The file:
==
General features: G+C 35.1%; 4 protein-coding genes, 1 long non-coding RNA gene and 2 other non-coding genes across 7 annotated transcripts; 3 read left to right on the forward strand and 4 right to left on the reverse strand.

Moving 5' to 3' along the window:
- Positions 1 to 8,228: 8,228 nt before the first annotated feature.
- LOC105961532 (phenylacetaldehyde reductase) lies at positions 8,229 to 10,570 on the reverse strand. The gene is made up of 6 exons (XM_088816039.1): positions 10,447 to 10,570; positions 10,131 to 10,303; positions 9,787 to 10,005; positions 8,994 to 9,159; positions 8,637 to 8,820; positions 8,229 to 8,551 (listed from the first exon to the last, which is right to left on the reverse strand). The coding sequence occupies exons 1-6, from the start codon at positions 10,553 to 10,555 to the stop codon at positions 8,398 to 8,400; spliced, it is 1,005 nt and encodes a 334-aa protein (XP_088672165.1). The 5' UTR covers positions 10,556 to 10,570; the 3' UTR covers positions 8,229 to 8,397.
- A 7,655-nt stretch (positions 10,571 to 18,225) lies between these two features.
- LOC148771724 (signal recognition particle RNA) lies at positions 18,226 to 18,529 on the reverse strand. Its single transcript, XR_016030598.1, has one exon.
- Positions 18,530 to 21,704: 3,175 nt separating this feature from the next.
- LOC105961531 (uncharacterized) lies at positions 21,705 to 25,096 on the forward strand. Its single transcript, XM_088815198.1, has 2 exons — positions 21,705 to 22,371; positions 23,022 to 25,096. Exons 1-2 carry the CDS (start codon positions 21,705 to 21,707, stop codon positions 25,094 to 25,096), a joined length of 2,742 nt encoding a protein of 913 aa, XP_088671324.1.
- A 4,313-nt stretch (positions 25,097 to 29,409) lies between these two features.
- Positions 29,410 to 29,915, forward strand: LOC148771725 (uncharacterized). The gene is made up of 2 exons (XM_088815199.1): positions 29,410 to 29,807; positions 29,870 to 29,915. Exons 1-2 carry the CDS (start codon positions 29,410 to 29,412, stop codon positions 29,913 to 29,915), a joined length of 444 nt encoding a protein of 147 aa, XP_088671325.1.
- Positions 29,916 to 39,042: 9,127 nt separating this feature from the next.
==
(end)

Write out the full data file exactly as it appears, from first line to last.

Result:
General features: G+C 35.1%; 4 protein-coding genes, 1 long non-coding RNA gene and 2 other non-coding genes across 7 annotated transcripts; 3 read left to right on the forward strand and 4 right to left on the reverse strand.

Moving 5' to 3' along the window:
- Positions 1 to 8,228: 8,228 nt before the first annotated feature.
- LOC105961532 (phenylacetaldehyde reductase) lies at positions 8,229 to 10,570 on the reverse strand. The gene is made up of 6 exons (XM_088816039.1): positions 10,447 to 10,570; positions 10,131 to 10,303; positions 9,787 to 10,005; positions 8,994 to 9,159; positions 8,637 to 8,820; positions 8,229 to 8,551 (listed from the first exon to the last, which is right to left on the reverse strand). The coding sequence occupies exons 1-6, from the start codon at positions 10,553 to 10,555 to the stop codon at positions 8,398 to 8,400; spliced, it is 1,005 nt and encodes a 334-aa protein (XP_088672165.1). The 5' UTR covers positions 10,556 to 10,570; the 3' UTR covers positions 8,229 to 8,397.
- A 7,655-nt stretch (positions 10,571 to 18,225) lies between these two features.
- LOC148771724 (signal recognition particle RNA) lies at positions 18,226 to 18,529 on the reverse strand. Its single transcript, XR_016030598.1, has one exon.
- Positions 18,530 to 21,704: 3,175 nt separating this feature from the next.
- LOC105961531 (uncharacterized) lies at positions 21,705 to 25,096 on the forward strand. Its single transcript, XM_088815198.1, has 2 exons — positions 21,705 to 22,371; positions 23,022 to 25,096. Exons 1-2 carry the CDS (start codon positions 21,705 to 21,707, stop codon positions 25,094 to 25,096), a joined length of 2,742 nt encoding a protein of 913 aa, XP_088671324.1.
- A 4,313-nt stretch (positions 25,097 to 29,409) lies between these two features.
- Positions 29,410 to 29,915, forward strand: LOC148771725 (uncharacterized). The gene is made up of 2 exons (XM_088815199.1): positions 29,410 to 29,807; positions 29,870 to 29,915. Exons 1-2 carry the CDS (start codon positions 29,410 to 29,412, stop codon positions 29,913 to 29,915), a joined length of 444 nt encoding a protein of 147 aa, XP_088671325.1.
- Positions 29,916 to 39,042: 9,127 nt separating this feature from the next.